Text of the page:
Study Examines How Pain Intensity, Location Affect Disabled Youth

Study Examines How Pain Intensity, Location Affect Disabled Youth

 

Chronic pain is a significant health issue among youth with physical disabilities, but has been studied less than it has been in adults. Now, researchers have found that various aspects of young people’s daily lives can be affected by both the intensity and location of the pain in their bodies.

The findings reported in a study titled “Pain extent and function in youth with physical disabilities,” were published in the Journal of Pain Research.

Pain is assessed on different aspects, including: Intensity, body location, constant versus intermittent, and type (e.g. hot, electrical). These pain characteristics influence the daily life of patients.

In this study, 115 participants aged between 8-21 years who had been diagnosed with a physical disability (including cerebral palsy, neuromuscular disease, spinal cord injury, spina bifida, or limb deficiency) were asked to report pain location and intensity. They also described how pain affected their social and working activities, and general well-being. The majority of the participants were white/caucasian (68%) and males (56%).

Researchers found that 91% of the participants experienced pain at more than one body site “This finding of high rates of multi-sited pain may be due to the fact that having pain in certain areas increases the likelihood of having pain in some other places,” authors wrote in the report.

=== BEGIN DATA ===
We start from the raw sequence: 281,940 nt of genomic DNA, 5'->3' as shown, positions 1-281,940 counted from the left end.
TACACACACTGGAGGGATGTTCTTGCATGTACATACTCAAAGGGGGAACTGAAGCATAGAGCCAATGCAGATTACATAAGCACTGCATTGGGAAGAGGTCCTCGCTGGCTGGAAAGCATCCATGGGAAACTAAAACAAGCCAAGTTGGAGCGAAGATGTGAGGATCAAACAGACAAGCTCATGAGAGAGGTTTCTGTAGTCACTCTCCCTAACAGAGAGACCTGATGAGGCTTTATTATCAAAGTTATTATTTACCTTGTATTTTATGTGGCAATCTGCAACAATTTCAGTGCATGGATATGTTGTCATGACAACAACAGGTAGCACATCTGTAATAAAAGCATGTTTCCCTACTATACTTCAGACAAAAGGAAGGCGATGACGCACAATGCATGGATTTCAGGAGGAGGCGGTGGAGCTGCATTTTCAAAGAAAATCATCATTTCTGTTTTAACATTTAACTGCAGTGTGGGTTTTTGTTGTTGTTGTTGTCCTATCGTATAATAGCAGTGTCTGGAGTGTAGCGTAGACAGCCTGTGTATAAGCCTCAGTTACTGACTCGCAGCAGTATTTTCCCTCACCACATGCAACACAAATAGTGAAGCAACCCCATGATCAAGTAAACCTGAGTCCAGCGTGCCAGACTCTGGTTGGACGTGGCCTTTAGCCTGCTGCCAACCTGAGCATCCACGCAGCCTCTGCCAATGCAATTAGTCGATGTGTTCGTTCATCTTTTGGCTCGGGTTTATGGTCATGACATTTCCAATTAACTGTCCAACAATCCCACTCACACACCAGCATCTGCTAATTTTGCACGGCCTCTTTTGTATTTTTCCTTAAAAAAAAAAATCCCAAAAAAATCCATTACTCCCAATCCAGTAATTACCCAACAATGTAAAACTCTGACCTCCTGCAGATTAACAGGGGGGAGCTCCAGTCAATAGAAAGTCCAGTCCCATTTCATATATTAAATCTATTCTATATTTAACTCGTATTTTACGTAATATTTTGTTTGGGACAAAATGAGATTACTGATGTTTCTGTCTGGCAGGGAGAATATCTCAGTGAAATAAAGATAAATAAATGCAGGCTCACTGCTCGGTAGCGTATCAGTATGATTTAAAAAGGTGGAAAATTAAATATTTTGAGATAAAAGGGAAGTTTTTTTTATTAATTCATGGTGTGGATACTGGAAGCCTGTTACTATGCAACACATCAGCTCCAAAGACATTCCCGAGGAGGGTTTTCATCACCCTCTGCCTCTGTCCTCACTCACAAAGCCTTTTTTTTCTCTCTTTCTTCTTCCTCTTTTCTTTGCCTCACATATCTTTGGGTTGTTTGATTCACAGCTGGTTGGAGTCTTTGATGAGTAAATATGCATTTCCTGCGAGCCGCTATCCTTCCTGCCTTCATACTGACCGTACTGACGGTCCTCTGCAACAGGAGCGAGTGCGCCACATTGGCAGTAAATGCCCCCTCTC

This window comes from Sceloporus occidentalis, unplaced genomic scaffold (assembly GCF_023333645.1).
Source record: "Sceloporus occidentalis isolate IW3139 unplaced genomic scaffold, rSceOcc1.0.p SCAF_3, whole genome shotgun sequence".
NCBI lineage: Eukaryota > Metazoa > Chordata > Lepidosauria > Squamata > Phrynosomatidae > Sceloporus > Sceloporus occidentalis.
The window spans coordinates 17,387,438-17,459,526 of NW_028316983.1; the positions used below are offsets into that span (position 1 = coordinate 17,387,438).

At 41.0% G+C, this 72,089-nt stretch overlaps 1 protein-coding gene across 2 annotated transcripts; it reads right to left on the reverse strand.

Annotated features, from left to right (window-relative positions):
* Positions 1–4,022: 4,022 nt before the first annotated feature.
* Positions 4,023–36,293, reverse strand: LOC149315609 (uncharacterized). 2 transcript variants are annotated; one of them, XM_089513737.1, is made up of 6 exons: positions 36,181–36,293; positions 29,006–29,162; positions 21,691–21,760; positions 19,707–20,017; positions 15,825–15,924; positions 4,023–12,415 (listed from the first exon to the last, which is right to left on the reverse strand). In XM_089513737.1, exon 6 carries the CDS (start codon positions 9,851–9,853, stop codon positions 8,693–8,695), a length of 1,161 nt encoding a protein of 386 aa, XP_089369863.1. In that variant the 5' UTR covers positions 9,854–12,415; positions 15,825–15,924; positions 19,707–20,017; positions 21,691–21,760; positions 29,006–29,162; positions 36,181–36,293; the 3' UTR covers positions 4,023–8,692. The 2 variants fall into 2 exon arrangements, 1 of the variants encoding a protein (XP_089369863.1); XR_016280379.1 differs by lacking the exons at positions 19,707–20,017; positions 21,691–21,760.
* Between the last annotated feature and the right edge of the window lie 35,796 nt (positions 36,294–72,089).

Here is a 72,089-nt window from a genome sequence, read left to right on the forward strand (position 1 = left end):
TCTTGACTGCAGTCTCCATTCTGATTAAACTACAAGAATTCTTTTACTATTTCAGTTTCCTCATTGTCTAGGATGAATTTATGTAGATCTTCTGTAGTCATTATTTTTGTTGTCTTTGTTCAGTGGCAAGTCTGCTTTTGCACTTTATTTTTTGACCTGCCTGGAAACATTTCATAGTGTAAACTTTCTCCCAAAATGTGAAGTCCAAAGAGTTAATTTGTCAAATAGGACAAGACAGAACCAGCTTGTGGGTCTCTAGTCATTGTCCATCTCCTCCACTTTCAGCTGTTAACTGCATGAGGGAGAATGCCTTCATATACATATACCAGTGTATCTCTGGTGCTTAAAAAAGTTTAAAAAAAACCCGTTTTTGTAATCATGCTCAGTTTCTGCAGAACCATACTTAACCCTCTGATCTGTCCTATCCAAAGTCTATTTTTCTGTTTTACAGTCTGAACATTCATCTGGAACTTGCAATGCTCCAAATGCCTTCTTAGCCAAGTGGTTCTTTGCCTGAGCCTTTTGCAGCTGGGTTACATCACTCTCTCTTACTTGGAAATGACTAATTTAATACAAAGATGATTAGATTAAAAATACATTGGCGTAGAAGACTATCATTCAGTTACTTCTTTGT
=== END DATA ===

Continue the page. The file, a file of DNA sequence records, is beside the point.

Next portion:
The team found that pain intensity in the back interfered more with mobility, self-care (of daily needs), and leisure, social or school activities. Because muscles in the back are involved in most of the body’s actions, this result was expected.

Interestingly, pain intensity in the shoulders was associated more closely with a decrease in overall mental health.

“It is difficult to identify a reason as to why pain intensity in the shoulders may be more closely associated with lower psychological function than pain at other sites, for example. Future studies are needed to determine which of the current findings related to specific sites replicate before identifying the potential reasons for the associations found,” the authors wrote.

Participants who experienced pain in the bottom or hips had more disability and more problems engaging in regular activities, the study found.

Despite the study’s limitations, such as including different diagnoses and a low number of participants for each diagnostic, it strengthens the benefits of targeting pain at specific sites in youth with disabilities.

“The findings support the need to take into account pain extent in the assessment and treatment of youths with physical disabilities and chronic pain, call our attention about the need to identify potential risk factors of pain extent, and develop and evaluate the benefits of treatments that could reduce pain extent and target pain at specific sites.” the team concluded.

 

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